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This article is part of the supplement: Highlights from the Seventh International Society for Computational Biology (ISCB) Student Council Symposium 2011

Open Access Oral presentation

Oqtans: a Galaxy-integrated workflow for quantitative transcriptome analysis from NGS Data

Sebastian J Schultheiss1*, Géraldine Jean1, Jonas Behr1, Regina Bohnert1, Philipp Drewe1, Nico Görnitz12, André Kahles1, Pramod Mudrakarta1, Vipin T Sreedharan1, Georg Zeller13 and Gunnar Rätsch1

Author affiliations

1 Machine Learning in Biology Group, Friedrich Miescher Laboratory of the Max Planck Society, 72076 Tübingen, Germany

2 Department of Software Engineering and Theoretical Computer Science, Technical University Berlin, 10578 Berlin, Germany

3 Structural and Computational Biology Unit, European Molecular Biology Laboratory, 69117 Heidelberg, Germany

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Citation and License

BMC Bioinformatics 2011, 12(Suppl 11):A7  doi:10.1186/1471-2105-12-S11-A7

The electronic version of this article is the complete one and can be found online at: http://www.biomedcentral.com/1471-2105/12/S11/A7


Published:21 November 2011

© 2011 Schultheiss et al; licensee BioMed Central Ltd.

This is an open access article distributed under the terms of the Creative Commons Attribution License (http://creativecommons.org/licenses/by/2.0), which permits unrestricted use, distribution, and reproduction in any medium, provided the original work is properly cited.

Background

The current revolution in sequencing technologies allows us to obtain a much more detailed picture of transcriptomes via RNA-Sequencing. We have developed the first integrative online platform, oqtans, for quantitatively analyzing RNA-Seq experiments. Our approach of providing a self-contained machine image with the accessible, transparent Galaxy framework [1] minimizes the risk of using a third-party web service for data analysis. These services often disappear a few years after publication and render results irreproducible [2]. With oqtans, bioinformatics becomes reproducible by providing analysis building blocks for a customized workflow of read mapping, transcript reconstruction and quantitation as well as differential expression analysis.

Method

Oqtans includes a comprehensive machine-learning-powered toolsuite developed by the authors for NGS data analysis. PALMapper is a short-read mapper which efficiently computes both unspliced and spliced alignments at high accuracy by taking advantage of base quality information and computational splice site predictions [3]. mTIM is a transcript reconstruction method, which exploits features derived from RNA-seq read alignments and from computational splice site predictions to infer the exon-intron structure of the corresponding transcripts. rQuant is based on quadratic programming. It simultaneously estimates biases inherent in library preparation, sequencing, and read mapping, and accurately determines the abundances of given transcripts [4]. rDiff is a set of statistical test techniques that determine significant differences between two RNA-seq experiments to find differentially expressed regions with or without knowledge of transcripts.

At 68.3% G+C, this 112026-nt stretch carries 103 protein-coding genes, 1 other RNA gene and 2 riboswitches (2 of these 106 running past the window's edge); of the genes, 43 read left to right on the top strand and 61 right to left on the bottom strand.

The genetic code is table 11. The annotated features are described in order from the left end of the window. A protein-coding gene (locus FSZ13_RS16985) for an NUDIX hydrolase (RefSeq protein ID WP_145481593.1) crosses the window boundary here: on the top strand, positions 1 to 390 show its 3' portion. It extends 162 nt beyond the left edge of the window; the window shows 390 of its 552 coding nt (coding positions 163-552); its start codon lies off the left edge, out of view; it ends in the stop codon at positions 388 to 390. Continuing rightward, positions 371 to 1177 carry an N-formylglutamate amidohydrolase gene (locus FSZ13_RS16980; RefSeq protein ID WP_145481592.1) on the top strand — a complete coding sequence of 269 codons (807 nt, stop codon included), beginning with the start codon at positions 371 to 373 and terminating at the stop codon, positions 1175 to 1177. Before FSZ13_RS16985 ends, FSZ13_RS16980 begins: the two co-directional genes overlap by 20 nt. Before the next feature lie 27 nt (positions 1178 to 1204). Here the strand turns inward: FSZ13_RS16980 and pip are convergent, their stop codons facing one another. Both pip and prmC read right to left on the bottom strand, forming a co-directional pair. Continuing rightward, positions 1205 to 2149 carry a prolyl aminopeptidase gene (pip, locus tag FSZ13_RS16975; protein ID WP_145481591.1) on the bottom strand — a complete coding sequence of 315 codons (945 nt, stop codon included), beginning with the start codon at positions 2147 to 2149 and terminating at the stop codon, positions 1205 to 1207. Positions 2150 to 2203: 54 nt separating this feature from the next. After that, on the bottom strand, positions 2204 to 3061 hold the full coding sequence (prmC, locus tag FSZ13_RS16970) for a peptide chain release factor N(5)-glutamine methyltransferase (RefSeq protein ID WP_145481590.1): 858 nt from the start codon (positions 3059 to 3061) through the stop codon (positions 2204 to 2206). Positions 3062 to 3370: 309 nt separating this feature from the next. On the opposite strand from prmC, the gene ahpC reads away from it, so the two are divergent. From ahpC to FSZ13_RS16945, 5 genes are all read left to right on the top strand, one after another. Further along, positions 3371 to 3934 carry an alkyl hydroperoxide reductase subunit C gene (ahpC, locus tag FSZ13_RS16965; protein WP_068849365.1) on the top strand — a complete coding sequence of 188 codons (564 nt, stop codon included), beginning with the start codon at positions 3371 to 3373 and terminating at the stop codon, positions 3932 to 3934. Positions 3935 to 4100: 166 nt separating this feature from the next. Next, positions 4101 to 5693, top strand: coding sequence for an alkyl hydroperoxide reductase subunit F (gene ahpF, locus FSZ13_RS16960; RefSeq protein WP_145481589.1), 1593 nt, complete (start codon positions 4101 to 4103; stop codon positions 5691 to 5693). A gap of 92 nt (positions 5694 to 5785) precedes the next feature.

Results

We compare predictions to the published annotation at the intron and transcript levels. The performance of read aligners is shown in Fig. 1A from D. melanogaster data, and transcript segmentation tools in Fig. 1B, on C. elegans. Our tools, PALMapper and mTIM, outperform TopHat [5] and Cufflinks [6]. Oqtans is available free and open-source, from http://oqtans.org webcite as a virtual machine for cloud computing environments, and ready to use on our public compute cluster at http://bioweb.me/mlb-galaxy webcite.

thumbnailFigure 1. A) Accuracy (F-score) of intron predictions in 3-day-old adults of D. melanogaster with aligners PALMapper (green) and TopHat (blue). B) Accuracy of intron predictions with the same aligners and transcript predictions with mTIM (green) and Cufflinks (blue) on C. elegans RNA-seq transcriptome data.

References

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